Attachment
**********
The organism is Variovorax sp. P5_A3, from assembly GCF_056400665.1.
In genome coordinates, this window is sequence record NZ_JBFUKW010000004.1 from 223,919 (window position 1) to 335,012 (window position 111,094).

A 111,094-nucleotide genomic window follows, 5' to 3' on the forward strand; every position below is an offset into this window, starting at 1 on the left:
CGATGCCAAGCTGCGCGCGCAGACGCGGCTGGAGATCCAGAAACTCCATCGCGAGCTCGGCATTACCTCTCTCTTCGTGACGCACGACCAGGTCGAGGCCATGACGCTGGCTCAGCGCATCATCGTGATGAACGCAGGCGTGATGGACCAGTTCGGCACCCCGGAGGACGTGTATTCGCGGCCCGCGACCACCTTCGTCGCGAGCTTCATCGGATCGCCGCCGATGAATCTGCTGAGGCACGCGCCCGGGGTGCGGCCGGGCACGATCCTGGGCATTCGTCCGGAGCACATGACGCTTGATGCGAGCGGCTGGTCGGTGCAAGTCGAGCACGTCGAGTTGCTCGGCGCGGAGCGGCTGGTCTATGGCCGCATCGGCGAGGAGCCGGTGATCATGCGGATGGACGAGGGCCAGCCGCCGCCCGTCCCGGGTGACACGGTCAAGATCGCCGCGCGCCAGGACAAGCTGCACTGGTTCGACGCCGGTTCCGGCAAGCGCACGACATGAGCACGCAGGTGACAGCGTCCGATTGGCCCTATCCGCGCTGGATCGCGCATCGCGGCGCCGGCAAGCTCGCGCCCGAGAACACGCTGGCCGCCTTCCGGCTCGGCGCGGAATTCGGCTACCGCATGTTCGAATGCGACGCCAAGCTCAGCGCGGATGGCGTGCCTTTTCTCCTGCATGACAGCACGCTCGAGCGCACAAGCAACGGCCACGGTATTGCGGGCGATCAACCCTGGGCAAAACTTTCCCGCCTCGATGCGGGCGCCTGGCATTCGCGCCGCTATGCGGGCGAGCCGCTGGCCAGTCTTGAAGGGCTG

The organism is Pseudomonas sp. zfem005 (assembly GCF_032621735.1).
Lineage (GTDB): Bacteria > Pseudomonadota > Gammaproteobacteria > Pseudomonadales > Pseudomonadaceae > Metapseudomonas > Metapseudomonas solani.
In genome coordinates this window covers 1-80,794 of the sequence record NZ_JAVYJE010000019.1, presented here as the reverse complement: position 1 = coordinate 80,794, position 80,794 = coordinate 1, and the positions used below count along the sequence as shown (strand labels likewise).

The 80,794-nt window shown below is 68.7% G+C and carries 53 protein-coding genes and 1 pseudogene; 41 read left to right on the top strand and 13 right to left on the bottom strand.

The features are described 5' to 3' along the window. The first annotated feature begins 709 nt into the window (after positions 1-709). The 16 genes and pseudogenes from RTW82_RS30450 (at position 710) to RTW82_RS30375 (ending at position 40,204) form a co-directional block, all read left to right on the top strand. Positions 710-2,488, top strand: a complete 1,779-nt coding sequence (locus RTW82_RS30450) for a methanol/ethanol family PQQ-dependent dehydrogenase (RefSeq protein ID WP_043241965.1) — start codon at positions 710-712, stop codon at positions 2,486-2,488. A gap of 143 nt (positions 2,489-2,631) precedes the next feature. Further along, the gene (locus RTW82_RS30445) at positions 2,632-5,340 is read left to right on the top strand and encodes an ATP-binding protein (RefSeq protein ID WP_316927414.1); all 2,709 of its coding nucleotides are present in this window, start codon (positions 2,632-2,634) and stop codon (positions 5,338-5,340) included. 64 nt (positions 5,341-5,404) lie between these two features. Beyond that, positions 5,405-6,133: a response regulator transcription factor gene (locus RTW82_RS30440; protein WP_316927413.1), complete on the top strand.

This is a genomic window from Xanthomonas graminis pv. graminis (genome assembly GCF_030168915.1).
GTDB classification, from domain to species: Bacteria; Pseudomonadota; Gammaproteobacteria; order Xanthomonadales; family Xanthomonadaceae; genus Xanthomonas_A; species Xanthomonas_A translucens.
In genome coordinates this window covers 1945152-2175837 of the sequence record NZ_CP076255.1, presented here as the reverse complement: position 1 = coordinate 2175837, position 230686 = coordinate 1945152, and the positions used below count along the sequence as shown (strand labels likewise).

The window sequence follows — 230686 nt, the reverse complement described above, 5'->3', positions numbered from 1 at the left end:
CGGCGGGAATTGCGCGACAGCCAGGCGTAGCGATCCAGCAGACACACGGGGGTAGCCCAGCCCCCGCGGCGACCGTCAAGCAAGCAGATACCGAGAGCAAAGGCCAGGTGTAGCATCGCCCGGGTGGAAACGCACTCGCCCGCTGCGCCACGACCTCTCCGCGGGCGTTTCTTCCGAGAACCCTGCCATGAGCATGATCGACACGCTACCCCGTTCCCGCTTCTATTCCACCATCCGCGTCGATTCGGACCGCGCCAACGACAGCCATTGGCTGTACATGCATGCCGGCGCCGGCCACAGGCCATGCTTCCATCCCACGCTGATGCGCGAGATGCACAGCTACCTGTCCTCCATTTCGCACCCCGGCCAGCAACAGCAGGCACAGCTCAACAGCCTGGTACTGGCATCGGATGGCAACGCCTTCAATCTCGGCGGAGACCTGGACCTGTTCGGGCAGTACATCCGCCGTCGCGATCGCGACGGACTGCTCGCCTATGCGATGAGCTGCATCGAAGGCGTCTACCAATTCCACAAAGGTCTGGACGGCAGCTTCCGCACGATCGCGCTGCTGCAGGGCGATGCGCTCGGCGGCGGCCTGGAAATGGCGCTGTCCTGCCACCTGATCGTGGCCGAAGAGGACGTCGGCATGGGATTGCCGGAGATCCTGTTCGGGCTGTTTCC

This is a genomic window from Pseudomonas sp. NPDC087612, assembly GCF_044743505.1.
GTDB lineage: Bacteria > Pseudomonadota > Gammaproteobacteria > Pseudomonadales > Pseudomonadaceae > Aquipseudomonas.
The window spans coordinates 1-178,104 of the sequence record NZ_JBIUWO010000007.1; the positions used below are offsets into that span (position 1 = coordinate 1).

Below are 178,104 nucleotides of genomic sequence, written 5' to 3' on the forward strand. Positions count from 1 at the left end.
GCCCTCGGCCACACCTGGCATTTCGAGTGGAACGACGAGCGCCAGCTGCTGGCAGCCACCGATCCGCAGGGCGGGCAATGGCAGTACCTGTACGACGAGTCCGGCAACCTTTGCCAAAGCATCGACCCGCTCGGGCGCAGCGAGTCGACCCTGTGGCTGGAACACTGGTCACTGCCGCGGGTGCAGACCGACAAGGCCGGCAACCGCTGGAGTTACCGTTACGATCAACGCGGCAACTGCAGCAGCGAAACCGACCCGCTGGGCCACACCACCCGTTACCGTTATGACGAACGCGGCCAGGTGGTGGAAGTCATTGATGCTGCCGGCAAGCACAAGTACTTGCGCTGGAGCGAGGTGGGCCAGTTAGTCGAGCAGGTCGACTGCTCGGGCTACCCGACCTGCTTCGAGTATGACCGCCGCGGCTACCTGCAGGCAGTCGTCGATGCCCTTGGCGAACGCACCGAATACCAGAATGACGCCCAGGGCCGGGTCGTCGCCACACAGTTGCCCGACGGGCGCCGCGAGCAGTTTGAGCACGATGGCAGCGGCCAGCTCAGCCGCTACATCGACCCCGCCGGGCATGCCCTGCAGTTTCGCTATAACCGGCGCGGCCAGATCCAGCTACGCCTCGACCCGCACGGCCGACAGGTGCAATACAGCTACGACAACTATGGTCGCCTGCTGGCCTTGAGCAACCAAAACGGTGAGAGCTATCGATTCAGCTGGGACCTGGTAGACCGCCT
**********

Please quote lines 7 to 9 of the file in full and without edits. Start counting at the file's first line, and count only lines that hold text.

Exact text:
In genome coordinates this window covers 1-80,794 of the sequence record NZ_JAVYJE010000019.1, presented here as the reverse complement: position 1 = coordinate 80,794, position 80,794 = coordinate 1, and the positions used below count along the sequence as shown (strand labels likewise).

The 80,794-nt window shown below is 68.7% G+C and carries 53 protein-coding genes and 1 pseudogene; 41 read left to right on the top strand and 13 right to left on the bottom strand.

The features are described 5' to 3' along the window. The first annotated feature begins 709 nt into the window (after positions 1-709). The 16 genes and pseudogenes from RTW82_RS30450 (at position 710) to RTW82_RS30375 (ending at position 40,204) form a co-directional block, all read left to right on the top strand. Positions 710-2,488, top strand: a complete 1,779-nt coding sequence (locus RTW82_RS30450) for a methanol/ethanol family PQQ-dependent dehydrogenase (RefSeq protein ID WP_043241965.1) — start codon at positions 710-712, stop codon at positions 2,486-2,488. A gap of 143 nt (positions 2,489-2,631) precedes the next feature. Further along, the gene (locus RTW82_RS30445) at positions 2,632-5,340 is read left to right on the top strand and encodes an ATP-binding protein (RefSeq protein ID WP_316927414.1); all 2,709 of its coding nucleotides are present in this window, start codon (positions 2,632-2,634) and stop codon (positions 5,338-5,340) included. 64 nt (positions 5,341-5,404) lie between these two features. Beyond that, positions 5,405-6,133: a response regulator transcription factor gene (locus RTW82_RS30440; protein WP_316927413.1), complete on the top strand.